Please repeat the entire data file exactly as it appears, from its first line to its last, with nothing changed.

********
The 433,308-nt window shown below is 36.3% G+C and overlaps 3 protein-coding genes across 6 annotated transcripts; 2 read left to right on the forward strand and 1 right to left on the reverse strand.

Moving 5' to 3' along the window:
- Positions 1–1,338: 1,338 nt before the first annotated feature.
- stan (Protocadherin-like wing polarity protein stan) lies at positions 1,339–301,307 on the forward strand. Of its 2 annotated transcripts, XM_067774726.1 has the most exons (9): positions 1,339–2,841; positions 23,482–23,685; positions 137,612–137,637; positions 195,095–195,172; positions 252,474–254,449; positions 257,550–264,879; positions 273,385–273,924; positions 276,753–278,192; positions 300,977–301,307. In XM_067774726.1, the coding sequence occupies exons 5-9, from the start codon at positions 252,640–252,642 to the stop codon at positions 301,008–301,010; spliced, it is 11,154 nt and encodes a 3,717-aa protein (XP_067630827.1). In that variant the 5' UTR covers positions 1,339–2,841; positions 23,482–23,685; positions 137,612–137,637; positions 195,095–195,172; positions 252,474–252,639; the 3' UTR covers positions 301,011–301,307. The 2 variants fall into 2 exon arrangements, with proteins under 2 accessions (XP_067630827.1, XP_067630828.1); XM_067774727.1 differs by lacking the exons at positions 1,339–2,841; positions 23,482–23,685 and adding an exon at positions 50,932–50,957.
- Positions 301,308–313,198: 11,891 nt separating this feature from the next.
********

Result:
The 433,308-nt window shown below is 36.3% G+C and overlaps 3 protein-coding genes across 6 annotated transcripts; 2 read left to right on the forward strand and 1 right to left on the reverse strand.

Moving 5' to 3' along the window:
- Positions 1–1,338: 1,338 nt before the first annotated feature.
- stan (Protocadherin-like wing polarity protein stan) lies at positions 1,339–301,307 on the forward strand. Of its 2 annotated transcripts, XM_067774726.1 has the most exons (9): positions 1,339–2,841; positions 23,482–23,685; positions 137,612–137,637; positions 195,095–195,172; positions 252,474–254,449; positions 257,550–264,879; positions 273,385–273,924; positions 276,753–278,192; positions 300,977–301,307. In XM_067774726.1, the coding sequence occupies exons 5-9, from the start codon at positions 252,640–252,642 to the stop codon at positions 301,008–301,010; spliced, it is 11,154 nt and encodes a 3,717-aa protein (XP_067630827.1). In that variant the 5' UTR covers positions 1,339–2,841; positions 23,482–23,685; positions 137,612–137,637; positions 195,095–195,172; positions 252,474–252,639; the 3' UTR covers positions 301,011–301,307. The 2 variants fall into 2 exon arrangements, with proteins under 2 accessions (XP_067630827.1, XP_067630828.1); XM_067774727.1 differs by lacking the exons at positions 1,339–2,841; positions 23,482–23,685 and adding an exon at positions 50,932–50,957.
- Positions 301,308–313,198: 11,891 nt separating this feature from the next.